OpusVL, the creators of Flexibase, have been actively involved in the Code4Health programme and have implemented this software not only in the NHS but in the financial and retail sectors too, where there are similar needs pertaining to the security, performance and flexibility of business applications. We’re helping the NHS to build a sustainable strategy for the platform, whilst prototyping the emerging commercial models to provide Open Source to other sectors in an effective way. Code4Health has already sparked the creation of other mature applications being promoted to the Ripple platform, which is more focused on testing and use-case applications that continue to grow to become candidates for live use.

The implications of Flexibase and Code4Health are far reaching, not just in the public sector, but in the commercial space as well. It creates opportunities for businesses that have an Open Source model to provide ongoing value services and innovation when solutions are not yet available. This marketplace is being fostered across the wider industry by the Open Source Consortium, an organisation with the vision to allow all markets to benefit from similar advances in Open Source technology.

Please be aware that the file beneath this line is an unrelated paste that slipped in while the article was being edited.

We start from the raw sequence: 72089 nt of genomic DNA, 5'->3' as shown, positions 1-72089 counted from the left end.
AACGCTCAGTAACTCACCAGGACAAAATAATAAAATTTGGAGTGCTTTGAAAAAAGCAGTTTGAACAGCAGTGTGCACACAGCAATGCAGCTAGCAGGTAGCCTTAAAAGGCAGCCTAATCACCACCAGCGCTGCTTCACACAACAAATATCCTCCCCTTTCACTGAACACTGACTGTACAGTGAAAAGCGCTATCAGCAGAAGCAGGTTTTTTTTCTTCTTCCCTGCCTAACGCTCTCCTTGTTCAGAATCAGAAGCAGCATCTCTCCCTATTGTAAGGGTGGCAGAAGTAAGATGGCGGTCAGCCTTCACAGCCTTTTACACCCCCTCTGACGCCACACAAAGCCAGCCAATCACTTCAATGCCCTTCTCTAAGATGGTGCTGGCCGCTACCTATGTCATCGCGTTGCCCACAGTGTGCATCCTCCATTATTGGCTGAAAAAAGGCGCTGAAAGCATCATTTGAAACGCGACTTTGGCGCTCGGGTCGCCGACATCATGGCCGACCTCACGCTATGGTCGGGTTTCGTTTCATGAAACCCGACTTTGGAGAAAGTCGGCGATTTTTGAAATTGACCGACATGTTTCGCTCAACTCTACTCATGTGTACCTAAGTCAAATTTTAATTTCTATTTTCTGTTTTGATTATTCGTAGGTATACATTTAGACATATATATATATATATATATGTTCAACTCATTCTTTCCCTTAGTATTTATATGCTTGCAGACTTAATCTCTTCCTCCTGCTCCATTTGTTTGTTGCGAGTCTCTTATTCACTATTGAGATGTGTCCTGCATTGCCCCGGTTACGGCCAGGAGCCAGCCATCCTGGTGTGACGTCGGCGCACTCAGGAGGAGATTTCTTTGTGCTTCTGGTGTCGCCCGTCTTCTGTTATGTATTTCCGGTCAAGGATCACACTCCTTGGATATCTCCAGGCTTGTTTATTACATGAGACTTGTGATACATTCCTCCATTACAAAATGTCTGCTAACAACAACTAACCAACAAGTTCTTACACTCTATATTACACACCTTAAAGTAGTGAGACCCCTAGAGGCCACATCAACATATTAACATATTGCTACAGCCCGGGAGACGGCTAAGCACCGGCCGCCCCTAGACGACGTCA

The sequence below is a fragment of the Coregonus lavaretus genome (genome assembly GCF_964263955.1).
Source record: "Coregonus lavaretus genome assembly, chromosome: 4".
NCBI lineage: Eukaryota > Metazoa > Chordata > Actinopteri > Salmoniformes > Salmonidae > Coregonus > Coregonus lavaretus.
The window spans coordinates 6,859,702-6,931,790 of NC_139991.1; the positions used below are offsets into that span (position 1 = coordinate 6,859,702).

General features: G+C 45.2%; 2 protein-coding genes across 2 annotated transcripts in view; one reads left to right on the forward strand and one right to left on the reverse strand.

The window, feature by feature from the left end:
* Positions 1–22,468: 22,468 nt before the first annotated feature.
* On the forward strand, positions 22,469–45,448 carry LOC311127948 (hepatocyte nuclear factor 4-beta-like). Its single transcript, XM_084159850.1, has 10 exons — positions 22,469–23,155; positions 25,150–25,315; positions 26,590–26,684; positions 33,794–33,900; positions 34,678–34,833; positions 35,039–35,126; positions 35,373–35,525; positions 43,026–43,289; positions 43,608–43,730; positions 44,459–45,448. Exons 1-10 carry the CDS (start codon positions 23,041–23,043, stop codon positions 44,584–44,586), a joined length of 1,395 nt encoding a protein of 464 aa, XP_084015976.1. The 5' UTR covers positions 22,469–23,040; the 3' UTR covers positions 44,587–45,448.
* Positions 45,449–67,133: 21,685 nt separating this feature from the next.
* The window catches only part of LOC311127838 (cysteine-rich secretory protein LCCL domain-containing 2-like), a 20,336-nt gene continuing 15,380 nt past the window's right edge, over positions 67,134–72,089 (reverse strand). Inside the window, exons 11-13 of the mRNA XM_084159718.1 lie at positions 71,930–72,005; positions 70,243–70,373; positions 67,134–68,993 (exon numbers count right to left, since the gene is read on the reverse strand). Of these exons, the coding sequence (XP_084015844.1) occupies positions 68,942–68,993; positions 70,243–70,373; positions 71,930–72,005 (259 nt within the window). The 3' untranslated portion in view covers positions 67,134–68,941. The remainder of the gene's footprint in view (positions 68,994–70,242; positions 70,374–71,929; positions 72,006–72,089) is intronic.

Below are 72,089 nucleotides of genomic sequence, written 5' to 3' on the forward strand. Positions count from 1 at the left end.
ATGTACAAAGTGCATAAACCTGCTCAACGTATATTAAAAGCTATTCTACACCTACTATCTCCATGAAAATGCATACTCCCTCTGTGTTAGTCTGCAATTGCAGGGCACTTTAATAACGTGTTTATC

Code4Health is already a live programme, which is growing rapidly. I’d personally urge all healthcare professionals to visit the Code4Health website, browse through the various communities and connect with people who share a common interest, or who are in your local area. If you cannot find a relevant community then it’s easy and simple to make your own and invite other people to join. NHS hack days are also a useful opportunity to connect with some of the people involved in the Code4Health project.

The more professionals we can get behind Code4Health, the more successful the project will become and this will have a positive effect in making Open Source a more mainstream business consideration in global commercial markets as well as the public sector.